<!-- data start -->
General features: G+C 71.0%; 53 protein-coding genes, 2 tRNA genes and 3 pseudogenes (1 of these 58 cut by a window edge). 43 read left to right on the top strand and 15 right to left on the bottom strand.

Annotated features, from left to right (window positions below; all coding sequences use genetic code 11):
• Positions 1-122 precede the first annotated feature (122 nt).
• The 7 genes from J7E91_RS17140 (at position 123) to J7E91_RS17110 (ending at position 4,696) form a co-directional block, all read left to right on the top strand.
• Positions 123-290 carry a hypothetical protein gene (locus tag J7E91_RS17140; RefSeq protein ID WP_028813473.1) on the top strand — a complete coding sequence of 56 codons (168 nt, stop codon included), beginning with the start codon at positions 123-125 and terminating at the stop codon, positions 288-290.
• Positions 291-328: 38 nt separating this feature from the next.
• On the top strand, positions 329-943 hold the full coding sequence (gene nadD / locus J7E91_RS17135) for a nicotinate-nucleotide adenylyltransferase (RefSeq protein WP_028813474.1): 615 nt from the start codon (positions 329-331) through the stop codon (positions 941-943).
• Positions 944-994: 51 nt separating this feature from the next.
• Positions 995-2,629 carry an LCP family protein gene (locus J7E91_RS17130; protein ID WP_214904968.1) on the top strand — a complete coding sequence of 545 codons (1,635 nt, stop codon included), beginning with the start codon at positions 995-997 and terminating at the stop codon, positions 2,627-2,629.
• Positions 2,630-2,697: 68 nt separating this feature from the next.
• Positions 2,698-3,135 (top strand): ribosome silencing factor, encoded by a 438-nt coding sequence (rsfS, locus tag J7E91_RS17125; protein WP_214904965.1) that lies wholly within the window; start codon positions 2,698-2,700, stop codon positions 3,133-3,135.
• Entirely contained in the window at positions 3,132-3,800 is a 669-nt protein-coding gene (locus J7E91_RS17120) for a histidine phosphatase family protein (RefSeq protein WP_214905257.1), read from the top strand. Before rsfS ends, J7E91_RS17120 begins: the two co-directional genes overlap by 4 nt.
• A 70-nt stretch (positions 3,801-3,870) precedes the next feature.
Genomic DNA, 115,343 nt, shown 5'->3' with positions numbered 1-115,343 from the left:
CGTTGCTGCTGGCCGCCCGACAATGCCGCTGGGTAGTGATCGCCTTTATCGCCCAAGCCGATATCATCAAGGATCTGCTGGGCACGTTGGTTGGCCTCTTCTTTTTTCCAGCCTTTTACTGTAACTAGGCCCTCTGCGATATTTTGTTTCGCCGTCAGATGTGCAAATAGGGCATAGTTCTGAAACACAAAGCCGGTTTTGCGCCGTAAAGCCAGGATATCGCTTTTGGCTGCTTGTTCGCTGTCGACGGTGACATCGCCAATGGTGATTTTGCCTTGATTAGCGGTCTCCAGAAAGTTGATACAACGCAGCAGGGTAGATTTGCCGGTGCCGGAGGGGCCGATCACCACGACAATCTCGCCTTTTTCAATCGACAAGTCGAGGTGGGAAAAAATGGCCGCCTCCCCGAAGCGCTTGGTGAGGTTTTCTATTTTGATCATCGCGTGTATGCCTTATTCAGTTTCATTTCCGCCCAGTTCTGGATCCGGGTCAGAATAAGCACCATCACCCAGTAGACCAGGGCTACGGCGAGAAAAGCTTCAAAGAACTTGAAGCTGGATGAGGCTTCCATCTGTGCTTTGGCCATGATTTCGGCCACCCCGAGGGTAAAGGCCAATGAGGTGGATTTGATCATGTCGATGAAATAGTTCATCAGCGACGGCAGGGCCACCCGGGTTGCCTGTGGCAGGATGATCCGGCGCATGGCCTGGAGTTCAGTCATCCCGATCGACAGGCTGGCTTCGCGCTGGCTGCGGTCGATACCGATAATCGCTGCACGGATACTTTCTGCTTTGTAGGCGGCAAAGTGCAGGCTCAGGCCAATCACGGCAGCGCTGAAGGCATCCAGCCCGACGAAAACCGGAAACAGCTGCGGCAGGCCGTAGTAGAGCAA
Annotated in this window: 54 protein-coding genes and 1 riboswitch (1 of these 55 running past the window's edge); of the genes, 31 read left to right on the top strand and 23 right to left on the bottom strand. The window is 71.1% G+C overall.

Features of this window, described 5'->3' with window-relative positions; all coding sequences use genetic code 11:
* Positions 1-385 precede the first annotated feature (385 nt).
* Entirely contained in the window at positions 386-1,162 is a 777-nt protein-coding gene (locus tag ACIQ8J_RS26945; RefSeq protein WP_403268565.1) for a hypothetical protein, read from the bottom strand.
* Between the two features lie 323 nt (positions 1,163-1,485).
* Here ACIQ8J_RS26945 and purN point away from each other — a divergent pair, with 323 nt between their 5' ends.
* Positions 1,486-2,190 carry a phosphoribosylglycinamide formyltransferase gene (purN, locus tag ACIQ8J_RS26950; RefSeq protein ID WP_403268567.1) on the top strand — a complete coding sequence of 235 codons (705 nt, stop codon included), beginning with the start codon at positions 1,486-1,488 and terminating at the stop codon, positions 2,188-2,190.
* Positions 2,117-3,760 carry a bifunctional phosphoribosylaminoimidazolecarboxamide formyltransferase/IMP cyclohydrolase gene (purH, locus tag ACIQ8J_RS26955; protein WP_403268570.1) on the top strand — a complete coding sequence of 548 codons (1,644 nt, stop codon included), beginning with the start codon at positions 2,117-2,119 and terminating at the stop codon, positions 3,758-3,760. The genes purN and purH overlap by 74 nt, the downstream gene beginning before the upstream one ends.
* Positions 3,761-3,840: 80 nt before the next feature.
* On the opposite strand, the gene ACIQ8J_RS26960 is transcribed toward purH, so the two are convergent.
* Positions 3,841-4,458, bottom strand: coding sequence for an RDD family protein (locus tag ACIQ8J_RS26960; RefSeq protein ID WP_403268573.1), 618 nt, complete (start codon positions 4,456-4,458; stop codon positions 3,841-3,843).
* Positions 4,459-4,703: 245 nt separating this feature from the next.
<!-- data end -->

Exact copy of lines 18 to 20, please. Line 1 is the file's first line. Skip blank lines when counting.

* Positions 1-385 precede the first annotated feature (385 nt).
* Entirely contained in the window at positions 386-1,162 is a 777-nt protein-coding gene (locus tag ACIQ8J_RS26945; RefSeq protein WP_403268565.1) for a hypothetical protein, read from the bottom strand.
* Between the two features lie 323 nt (positions 1,163-1,485).